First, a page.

From education to employment

Apprenticeships: many FE organisations see the levy as a risk

Dominic Blythe, RSM Director and FE specialist

Nearly a fifth of all risks centre around government policy for further education organisations, with apprenticeship funding coming out as a common risk, reveals RSM.

After analysing over 100 risk registers* covering a range of general further education colleges (GFEs), sixth form colleges and specialist colleges; the apprenticeship levy remains a key concern for the sector.  

Since the last survey in 2016, the new apprenticeship levy has been introduced which has fundamentally changed how apprenticeship schemes are funded. One year on, and the apprenticeship training landscape is increasingly complex with some apprentices still being completed under the old regime, along with provision under both the levy and non-levy, and a system which the government is continually reviewing; which explains why many FE organisations see the levy as a risk.

In addition, most further education colleges are also payers of the levy which, along with factors such as increasing pension contributions and the potential indirect impact of lifting the public sector pay cap, is putting more pressure on organisations, particularly achieving the sector target of staff costs to income benchmark.

With more competition for funding, FE organisations will be more dependent on increasing student numbers, which is concerning as risk around recruitment, and retention, of both students and staff remain a key concern for the sector, coming second only to commercial and operational issues at almost 19 per cent, up from 17 per cent in 2016.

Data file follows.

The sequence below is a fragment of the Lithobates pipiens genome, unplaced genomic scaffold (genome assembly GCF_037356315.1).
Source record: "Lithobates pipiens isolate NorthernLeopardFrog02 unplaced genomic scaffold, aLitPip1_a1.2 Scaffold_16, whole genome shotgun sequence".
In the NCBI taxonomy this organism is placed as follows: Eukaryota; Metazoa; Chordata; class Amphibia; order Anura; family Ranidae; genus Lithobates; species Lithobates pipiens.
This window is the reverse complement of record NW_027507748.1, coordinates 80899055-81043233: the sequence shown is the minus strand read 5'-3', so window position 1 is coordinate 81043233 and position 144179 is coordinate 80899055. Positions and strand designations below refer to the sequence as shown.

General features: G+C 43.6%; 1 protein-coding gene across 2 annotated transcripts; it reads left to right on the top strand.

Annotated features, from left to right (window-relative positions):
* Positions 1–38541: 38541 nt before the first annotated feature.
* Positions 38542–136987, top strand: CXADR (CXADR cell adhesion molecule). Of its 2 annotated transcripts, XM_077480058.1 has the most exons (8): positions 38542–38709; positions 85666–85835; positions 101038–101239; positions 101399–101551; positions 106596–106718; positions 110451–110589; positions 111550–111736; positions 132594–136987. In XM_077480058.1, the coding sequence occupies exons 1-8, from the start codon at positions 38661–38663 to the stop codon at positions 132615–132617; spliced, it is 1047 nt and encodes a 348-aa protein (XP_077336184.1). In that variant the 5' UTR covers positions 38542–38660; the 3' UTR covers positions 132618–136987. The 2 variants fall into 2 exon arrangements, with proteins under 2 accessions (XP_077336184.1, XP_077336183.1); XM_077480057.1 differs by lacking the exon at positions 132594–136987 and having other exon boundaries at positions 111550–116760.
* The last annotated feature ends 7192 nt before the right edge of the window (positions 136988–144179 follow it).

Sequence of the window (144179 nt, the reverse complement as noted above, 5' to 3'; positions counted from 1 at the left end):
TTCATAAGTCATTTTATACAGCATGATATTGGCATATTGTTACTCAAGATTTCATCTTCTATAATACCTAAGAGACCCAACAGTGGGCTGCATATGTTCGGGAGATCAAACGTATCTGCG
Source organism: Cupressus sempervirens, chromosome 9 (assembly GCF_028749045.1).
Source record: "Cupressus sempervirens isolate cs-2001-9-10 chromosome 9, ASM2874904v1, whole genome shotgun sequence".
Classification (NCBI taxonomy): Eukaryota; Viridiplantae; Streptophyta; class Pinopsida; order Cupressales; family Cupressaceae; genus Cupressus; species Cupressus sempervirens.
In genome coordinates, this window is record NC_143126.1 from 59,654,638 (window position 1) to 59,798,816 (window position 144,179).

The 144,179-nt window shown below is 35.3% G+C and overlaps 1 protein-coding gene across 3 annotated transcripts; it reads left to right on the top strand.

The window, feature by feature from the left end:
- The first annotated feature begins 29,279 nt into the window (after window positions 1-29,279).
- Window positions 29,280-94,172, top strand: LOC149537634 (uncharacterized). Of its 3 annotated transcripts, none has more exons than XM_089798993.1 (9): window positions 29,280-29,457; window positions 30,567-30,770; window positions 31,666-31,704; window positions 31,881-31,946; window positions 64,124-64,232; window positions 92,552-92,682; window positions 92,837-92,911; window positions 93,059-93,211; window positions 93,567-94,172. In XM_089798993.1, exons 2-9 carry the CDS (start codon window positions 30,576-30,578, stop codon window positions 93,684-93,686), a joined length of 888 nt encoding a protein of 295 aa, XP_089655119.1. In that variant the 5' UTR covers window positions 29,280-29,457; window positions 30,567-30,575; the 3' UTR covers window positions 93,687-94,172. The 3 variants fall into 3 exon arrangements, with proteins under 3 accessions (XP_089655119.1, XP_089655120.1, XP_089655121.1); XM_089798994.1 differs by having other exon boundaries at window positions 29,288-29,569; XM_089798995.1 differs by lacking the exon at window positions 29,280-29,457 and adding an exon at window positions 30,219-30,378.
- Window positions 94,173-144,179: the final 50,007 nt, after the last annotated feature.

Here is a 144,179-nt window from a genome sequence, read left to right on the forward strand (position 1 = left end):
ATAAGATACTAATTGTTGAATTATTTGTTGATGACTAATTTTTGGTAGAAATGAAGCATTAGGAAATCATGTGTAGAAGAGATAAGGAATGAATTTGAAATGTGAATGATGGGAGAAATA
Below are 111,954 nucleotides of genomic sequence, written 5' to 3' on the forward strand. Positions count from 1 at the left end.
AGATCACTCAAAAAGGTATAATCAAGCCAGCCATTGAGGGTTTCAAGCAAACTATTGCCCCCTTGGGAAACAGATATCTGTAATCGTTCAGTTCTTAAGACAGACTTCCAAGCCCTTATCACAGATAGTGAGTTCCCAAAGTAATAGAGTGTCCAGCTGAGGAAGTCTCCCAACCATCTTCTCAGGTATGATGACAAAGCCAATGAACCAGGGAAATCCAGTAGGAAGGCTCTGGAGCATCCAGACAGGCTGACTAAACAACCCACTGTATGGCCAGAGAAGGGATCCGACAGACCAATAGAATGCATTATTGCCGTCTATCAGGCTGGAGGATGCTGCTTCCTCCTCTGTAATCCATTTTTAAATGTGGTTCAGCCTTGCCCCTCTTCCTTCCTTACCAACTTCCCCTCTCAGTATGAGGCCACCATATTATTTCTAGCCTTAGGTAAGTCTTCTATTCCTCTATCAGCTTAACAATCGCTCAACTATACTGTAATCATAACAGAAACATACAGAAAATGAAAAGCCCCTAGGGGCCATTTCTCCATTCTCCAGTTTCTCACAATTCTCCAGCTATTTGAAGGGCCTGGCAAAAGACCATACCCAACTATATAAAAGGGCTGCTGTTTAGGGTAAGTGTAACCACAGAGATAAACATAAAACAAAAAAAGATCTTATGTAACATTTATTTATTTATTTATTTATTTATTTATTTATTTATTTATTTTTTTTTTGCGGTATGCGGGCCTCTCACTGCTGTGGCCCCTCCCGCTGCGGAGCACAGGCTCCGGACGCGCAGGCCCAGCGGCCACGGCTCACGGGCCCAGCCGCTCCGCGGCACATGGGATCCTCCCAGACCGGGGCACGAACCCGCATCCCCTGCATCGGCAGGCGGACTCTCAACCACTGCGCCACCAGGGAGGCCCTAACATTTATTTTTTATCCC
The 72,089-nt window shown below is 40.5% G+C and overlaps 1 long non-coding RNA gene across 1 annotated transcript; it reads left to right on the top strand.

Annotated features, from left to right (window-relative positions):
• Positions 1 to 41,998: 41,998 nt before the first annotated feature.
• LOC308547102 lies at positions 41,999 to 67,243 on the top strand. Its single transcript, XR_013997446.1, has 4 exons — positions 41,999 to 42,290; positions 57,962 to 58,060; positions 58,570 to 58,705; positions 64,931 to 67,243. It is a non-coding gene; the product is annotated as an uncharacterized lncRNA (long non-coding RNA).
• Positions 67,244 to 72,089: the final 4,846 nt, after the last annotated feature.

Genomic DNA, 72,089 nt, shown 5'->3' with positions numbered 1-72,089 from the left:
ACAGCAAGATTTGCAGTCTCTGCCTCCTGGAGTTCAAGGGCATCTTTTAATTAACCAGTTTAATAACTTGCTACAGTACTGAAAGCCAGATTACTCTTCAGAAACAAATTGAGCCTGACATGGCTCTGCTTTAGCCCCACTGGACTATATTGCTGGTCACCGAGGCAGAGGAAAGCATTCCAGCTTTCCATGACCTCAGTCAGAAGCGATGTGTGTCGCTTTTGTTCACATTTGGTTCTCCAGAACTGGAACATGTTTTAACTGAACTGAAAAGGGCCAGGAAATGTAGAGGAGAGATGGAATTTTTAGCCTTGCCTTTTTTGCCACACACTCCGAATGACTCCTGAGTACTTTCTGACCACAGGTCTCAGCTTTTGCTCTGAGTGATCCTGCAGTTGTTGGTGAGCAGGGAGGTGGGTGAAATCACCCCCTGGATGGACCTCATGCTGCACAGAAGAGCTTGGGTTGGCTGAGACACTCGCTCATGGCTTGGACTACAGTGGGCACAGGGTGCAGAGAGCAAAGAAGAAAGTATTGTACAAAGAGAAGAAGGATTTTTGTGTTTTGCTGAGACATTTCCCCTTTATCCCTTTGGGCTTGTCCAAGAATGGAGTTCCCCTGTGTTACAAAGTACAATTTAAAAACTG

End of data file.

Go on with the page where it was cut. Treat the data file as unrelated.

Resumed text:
Dominic Blythe, Director and FE specialist, said:

‘For a few colleges, the ability to meet their student number targets in the short term is critical to their viability, with some making the clear link to cash flows and financial stability. Worryingly only a small number link this to the inability to meet the requirements of employers which is a major risk for some given the shift of control to employers following the introduction of the apprenticeship levy.

‘With many colleges failing to deliver against their Adult Education Budget, and several seeing an adverse impact on income following the extension of advanced learner loans, apprenticeships are a key area for potential growth for many GFEs. The most recent data released by the Department of Education indicates that there has been a drop in apprenticeship starts of nearly 40 per cent year on year since the introduction of the levy. Many factors will be contributing to this, including that employers have two years to use their levy funds which presents a real opportunity as more employers may seek to utilise the levy this year. Also, FE organisations shouldn’t lose sight of the fact that the government is still providing 90 per cent funding for non-levy payers and that there are further incentives, for example, with regard to delivery to 16-18 year olds.

‘Whilst the apprenticeship regime is complex and still developing, there remains significant scope for FE organisations to focus more heavily on the opportunities that the apprenticeship levy brings rather than the challenges.’

*RSM’s analysis, which is predominantly aimed at governors and senior management, is based on over 100 risk registers and covers a range of general further education colleges (GFEs), sixth form colleges and specialist colleges.  We include comparison to the position in 2016 to help highlight the changing landscape and identify other areas that colleges may want to be considering.

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